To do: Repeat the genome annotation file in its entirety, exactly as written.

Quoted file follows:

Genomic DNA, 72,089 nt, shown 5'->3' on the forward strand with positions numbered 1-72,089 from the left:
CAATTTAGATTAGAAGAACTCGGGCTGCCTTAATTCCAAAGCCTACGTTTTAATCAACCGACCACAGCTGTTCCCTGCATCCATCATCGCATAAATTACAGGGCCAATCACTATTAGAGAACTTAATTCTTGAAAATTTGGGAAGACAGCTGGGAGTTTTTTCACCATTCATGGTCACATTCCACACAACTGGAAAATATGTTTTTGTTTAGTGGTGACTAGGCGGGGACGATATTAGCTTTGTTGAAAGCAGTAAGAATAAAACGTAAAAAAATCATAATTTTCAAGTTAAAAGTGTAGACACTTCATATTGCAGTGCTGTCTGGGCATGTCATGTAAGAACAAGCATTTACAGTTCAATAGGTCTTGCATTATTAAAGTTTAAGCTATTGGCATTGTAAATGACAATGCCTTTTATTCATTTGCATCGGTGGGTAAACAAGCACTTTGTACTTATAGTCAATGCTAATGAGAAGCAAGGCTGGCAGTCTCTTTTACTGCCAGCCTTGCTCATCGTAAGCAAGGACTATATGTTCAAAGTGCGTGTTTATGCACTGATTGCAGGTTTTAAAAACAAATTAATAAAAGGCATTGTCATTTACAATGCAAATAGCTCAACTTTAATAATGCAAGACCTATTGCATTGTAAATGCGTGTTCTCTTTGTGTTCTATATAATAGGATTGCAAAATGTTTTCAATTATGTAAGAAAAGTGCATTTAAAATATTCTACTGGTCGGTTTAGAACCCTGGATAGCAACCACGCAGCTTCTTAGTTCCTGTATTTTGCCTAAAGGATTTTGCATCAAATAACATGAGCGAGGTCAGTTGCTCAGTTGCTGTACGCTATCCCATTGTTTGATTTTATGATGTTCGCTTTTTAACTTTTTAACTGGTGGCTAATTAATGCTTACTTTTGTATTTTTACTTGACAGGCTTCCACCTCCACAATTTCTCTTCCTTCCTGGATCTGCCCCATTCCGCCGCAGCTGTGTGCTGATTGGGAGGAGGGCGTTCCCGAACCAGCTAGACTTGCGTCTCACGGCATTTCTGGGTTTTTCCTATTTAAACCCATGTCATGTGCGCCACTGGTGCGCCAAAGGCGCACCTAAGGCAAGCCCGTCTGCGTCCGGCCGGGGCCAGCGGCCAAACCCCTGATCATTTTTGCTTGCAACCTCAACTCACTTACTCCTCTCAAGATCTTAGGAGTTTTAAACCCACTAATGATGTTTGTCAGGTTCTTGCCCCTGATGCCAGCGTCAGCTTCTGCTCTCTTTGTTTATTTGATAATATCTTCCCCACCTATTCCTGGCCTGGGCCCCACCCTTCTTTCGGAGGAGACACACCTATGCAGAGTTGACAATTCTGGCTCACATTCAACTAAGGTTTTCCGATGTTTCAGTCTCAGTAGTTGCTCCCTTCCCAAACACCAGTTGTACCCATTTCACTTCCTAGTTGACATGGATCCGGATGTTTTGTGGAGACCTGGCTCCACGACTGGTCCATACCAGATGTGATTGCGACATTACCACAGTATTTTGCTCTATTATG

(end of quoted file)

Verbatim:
Genomic DNA, 72,089 nt, shown 5'->3' on the forward strand with positions numbered 1-72,089 from the left:
CAATTTAGATTAGAAGAACTCGGGCTGCCTTAATTCCAAAGCCTACGTTTTAATCAACCGACCACAGCTGTTCCCTGCATCCATCATCGCATAAATTACAGGGCCAATCACTATTAGAGAACTTAATTCTTGAAAATTTGGGAAGACAGCTGGGAGTTTTTTCACCATTCATGGTCACATTCCACACAACTGGAAAATATGTTTTTGTTTAGTGGTGACTAGGCGGGGACGATATTAGCTTTGTTGAAAGCAGTAAGAATAAAACGTAAAAAAATCATAATTTTCAAGTTAAAAGTGTAGACACTTCATATTGCAGTGCTGTCTGGGCATGTCATGTAAGAACAAGCATTTACAGTTCAATAGGTCTTGCATTATTAAAGTTTAAGCTATTGGCATTGTAAATGACAATGCCTTTTATTCATTTGCATCGGTGGGTAAACAAGCACTTTGTACTTATAGTCAATGCTAATGAGAAGCAAGGCTGGCAGTCTCTTTTACTGCCAGCCTTGCTCATCGTAAGCAAGGACTATATGTTCAAAGTGCGTGTTTATGCACTGATTGCAGGTTTTAAAAACAAATTAATAAAAGGCATTGTCATTTACAATGCAAATAGCTCAACTTTAATAATGCAAGACCTATTGCATTGTAAATGCGTGTTCTCTTTGTGTTCTATATAATAGGATTGCAAAATGTTTTCAATTATGTAAGAAAAGTGCATTTAAAATATTCTACTGGTCGGTTTAGAACCCTGGATAGCAACCACGCAGCTTCTTAGTTCCTGTATTTTGCCTAAAGGATTTTGCATCAAATAACATGAGCGAGGTCAGTTGCTCAGTTGCTGTACGCTATCCCATTGTTTGATTTTATGATGTTCGCTTTTTAACTTTTTAACTGGTGGCTAATTAATGCTTACTTTTGTATTTTTACTTGACAGGCTTCCACCTCCACAATTTCTCTTCCTTCCTGGATCTGCCCCATTCCGCCGCAGCTGTGTGCTGATTGGGAGGAGGGCGTTCCCGAACCAGCTAGACTTGCGTCTCACGGCATTTCTGGGTTTTTCCTATTTAAACCCATGTCATGTGCGCCACTGGTGCGCCAAAGGCGCACCTAAGGCAAGCCCGTCTGCGTCCGGCCGGGGCCAGCGGCCAAACCCCTGATCATTTTTGCTTGCAACCTCAACTCACTTACTCCTCTCAAGATCTTAGGAGTTTTAAACCCACTAATGATGTTTGTCAGGTTCTTGCCCCTGATGCCAGCGTCAGCTTCTGCTCTCTTTGTTTATTTGATAATATCTTCCCCACCTATTCCTGGCCTGGGCCCCACCCTTCTTTCGGAGGAGACACACCTATGCAGAGTTGACAATTCTGGCTCACATTCAACTAAGGTTTTCCGATGTTTCAGTCTCAGTAGTTGCTCCCTTCCCAAACACCAGTTGTACCCATTTCACTTCCTAGTTGACATGGATCCGGATGTTTTGTGGAGACCTGGCTCCACGACTGGTCCATACCAGATGTGATTGCGACATTACCACAGTATTTTGCTCTATTATG